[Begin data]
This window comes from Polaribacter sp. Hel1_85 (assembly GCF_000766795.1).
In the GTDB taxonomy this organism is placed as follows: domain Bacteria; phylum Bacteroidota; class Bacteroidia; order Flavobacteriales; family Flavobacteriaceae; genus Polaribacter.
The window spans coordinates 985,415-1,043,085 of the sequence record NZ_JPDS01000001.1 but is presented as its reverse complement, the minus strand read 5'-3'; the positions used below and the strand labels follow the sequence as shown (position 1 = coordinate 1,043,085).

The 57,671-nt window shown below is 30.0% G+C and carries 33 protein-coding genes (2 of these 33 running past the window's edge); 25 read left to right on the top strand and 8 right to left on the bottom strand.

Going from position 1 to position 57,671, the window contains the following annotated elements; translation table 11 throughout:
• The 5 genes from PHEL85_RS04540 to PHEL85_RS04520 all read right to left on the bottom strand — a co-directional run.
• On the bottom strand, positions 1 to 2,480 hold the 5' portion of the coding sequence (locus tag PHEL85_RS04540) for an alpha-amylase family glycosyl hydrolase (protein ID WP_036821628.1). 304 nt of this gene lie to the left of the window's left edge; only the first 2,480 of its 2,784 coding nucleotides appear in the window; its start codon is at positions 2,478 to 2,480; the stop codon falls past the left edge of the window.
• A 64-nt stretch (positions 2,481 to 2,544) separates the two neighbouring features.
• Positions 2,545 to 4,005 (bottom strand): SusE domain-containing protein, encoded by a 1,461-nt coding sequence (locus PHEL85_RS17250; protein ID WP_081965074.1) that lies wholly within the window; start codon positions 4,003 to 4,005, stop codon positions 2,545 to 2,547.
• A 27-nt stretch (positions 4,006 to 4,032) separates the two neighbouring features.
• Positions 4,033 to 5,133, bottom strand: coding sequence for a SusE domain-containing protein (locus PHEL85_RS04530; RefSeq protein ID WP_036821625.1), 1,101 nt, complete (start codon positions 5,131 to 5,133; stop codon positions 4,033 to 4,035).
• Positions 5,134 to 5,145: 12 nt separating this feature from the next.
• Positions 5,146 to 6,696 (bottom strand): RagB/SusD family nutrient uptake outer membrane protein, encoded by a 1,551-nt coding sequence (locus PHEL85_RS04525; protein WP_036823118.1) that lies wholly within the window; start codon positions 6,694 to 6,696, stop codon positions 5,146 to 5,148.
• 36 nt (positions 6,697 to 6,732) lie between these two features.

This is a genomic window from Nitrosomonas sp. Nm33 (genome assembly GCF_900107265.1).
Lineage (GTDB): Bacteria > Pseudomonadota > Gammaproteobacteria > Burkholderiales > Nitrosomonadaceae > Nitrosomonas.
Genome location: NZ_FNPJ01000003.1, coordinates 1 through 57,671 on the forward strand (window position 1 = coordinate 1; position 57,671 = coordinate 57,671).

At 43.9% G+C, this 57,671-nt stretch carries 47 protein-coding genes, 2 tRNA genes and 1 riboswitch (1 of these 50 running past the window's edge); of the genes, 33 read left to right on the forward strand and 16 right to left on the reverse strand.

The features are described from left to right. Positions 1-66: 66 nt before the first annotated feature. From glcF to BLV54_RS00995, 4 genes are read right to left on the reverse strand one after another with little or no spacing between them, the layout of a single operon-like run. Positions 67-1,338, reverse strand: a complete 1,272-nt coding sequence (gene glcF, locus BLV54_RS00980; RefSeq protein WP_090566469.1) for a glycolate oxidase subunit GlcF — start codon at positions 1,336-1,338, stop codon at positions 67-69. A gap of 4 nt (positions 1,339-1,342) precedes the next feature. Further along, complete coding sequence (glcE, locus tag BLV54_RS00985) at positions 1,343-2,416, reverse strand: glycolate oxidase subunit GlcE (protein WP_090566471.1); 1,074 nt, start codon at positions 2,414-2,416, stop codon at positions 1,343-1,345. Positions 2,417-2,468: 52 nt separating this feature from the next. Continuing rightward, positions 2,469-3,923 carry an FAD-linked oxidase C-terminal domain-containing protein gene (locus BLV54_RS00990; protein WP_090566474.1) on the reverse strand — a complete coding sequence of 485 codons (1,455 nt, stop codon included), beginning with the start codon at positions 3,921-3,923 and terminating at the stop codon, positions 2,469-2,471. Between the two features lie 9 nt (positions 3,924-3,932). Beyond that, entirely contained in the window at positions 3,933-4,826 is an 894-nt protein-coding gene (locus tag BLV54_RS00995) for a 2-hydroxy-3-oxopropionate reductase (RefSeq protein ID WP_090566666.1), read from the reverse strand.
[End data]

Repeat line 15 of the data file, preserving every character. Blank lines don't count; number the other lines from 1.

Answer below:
This is a genomic window from Nitrosomonas sp. Nm33 (genome assembly GCF_900107265.1).